On the following day, March 5th, Trotsky published his ultimatum to Kronstadt. It was transmitted to the population of Kronstadt by radio, and appeared in the same issue of Izvestia, on March 7th, as the two radiograms regarding the sending of delegations. Naturally, all negotiations on the latter subject were immediately broken off.

Here is the text of Trotsky's ultimatum:

"The Workers' and Peasants' Government has decreed that Kronstadt and the rebelling ships shall submit immediately to the authority of the Soviet Republic. I order, in consequence, that all who have raised their hands against the Socialist Fatherland lay down their arms without delay. Recalcitrants should be disarmed and brought to the Soviet authorities. The Commissars and the other representatives of the government who have been arrested must be set free on the spot. Only those who surrender unconditionally can expect mercy from the Soviet Republic.

"I simultaneously give the order to prepare for the suppression of the rebellion and the subjugation of the sailors by armed force. All responsibility for injuries that the peaceful population may suffer rests entirely on the heads of the White-guard mutineers. This warning is final. Signed: Trotsky, President of the Revolutionary Military Council of the Republic. Kameneff, Commander-in-Chief."

This ultimatum was followed by an order from Trotsky containing the historic threat: "I will shoot you like partridges."

Several Anarchists who were still at liberty in Petrograd made a last effort to persuade the Bolsheviks to renounce the attack on Kronstadt. They considered it their duty to the Revolution to make this final effort to prevent the imminent massacre of the revolutionary elite of Russia, the sailors and workers of Kronstadt. On March 5th, they sent a protest2 to the Defence Committee, emphasising the peaceful intentions and just demands of Kronstadt, recalling to the Communists the heroic revolutionary role of the sailors, and proposing a method for resolving the conflict in a way worthy of comrades and revolutionaries. Here is the document in question:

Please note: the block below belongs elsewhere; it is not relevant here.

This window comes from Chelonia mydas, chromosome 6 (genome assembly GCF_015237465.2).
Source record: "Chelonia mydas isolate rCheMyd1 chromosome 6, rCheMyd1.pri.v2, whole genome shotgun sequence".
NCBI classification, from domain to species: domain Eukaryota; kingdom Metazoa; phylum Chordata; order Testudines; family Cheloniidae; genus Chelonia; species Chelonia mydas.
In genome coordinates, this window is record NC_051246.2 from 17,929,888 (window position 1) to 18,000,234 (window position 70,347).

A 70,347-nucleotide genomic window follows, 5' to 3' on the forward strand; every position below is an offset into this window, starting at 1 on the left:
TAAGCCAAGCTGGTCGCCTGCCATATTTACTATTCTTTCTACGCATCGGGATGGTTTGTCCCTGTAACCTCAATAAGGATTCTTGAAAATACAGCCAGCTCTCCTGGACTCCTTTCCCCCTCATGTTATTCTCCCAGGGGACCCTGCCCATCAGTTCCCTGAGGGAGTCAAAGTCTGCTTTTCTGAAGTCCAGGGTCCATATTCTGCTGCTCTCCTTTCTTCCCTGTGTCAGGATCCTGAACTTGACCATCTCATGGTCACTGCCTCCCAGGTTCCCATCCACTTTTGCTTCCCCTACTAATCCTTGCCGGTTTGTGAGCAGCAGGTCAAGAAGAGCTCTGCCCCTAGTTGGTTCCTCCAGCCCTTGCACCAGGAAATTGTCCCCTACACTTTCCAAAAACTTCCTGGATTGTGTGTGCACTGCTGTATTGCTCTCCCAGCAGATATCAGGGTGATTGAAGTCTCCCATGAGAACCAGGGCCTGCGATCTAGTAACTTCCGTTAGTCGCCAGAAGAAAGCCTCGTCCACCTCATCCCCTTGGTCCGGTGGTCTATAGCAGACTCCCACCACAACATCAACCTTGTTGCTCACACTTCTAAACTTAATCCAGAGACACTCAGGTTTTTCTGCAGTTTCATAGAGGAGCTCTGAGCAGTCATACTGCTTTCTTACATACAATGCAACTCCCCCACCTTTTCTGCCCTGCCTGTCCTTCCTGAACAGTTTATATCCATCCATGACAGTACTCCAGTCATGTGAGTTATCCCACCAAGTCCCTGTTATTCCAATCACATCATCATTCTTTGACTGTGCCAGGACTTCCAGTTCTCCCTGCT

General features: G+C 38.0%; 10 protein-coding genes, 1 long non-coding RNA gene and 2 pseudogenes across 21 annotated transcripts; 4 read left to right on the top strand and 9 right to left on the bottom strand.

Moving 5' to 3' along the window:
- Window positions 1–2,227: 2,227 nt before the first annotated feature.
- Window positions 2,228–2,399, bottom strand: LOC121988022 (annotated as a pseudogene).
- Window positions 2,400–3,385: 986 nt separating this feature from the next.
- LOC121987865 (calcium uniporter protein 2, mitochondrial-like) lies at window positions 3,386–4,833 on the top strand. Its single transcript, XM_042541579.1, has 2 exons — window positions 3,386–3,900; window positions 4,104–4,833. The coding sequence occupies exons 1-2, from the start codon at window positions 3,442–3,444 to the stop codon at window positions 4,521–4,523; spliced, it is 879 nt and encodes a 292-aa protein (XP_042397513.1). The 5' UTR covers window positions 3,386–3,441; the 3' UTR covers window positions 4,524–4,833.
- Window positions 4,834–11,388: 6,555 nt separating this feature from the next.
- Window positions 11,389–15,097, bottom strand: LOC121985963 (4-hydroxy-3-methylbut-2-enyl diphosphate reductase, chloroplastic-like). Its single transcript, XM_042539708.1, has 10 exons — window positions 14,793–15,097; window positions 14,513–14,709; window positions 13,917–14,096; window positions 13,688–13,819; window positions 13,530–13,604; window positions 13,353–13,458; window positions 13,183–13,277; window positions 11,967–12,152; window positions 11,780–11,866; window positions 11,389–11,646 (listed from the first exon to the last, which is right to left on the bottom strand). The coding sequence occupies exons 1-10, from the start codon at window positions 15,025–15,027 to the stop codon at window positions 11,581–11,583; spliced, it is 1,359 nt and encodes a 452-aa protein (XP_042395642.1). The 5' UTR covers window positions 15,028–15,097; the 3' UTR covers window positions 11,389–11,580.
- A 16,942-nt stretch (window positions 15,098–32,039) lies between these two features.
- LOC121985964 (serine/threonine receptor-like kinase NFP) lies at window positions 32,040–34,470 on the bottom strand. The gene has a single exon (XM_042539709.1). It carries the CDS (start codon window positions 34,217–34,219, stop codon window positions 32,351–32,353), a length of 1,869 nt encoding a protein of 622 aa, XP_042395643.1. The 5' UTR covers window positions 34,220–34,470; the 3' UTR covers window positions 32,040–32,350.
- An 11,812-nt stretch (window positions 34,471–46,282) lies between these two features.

"To the Petrograd Labour and Defence Committee, to President Zinovieff:

"To keep silent now is impossible and even criminal. The events which have just occurred oblige us as Anarchists to speak frankly and to set forth precisely our attitude towards the present situation.

"The spirit of discontent and unrest among the workers and sailors is the result of facts which require the most serious attention. Cold and hunger have given rise to discontent, the absence of the least possibility of discussion and criticism has forced the workers and sailors to declare their grievances formally. -

"The White-guardist bands would like to and could exploit this discontent for their own interests. Hiding behind the sailors, they call for the Constituent Assembly, free trading and other similar advantages. We Anarchists have long exposed the fundamental error in these demands, and we declare before everyone that we will fight, arms in hand, against any counter-revolutionary attempt, together with all the friends of the Social Revolution, and at the side of the Bolsheviks.

"We are of the opinion that the conflict between the Soviet government and the workers and sailors should be liquidated, not by arms, but by meants of a revolutionary, fraternal agreement in a spirit of comradeship. For the Soviet government to have recourse to bloodshed in the present situation will neither intimidate nor pacify the workers; on the contrary, it will only serve to increase the crisis and reinforce the work of the Allies and the counter-revolutionaries.

"What is more important, the use of force by the Workers' and Peasants' Government against workers and peasants will provoke a disastrous repercussion on the international revolutionary movement. It will result in incalculable injury to the Social Revolution. Comrade Bolsheviks, reflect before it is too late! You are about to take a decisive step.

"We submit to you the following proposal: to elect a commission of five members including Anarchists. This commissioa will go to Kronstadt to resolve the conflict by peaceful means. In the present situation, it is the most radical solution. It will have international revolutionary importance.

"Signed: Alexander Berkman, Emma Goldman, Perkus, Petrovsky.
Petrograd, March 5, 1921."

In his account of the sending of the letter, Berkman records that: "Zinoviev was informed that the document was going to be submitted to the Defence Committee. He sent a personal representative to fetch it. I do not know if this appeal was discussed by the Committee. What is certain is that they did nothing about it-"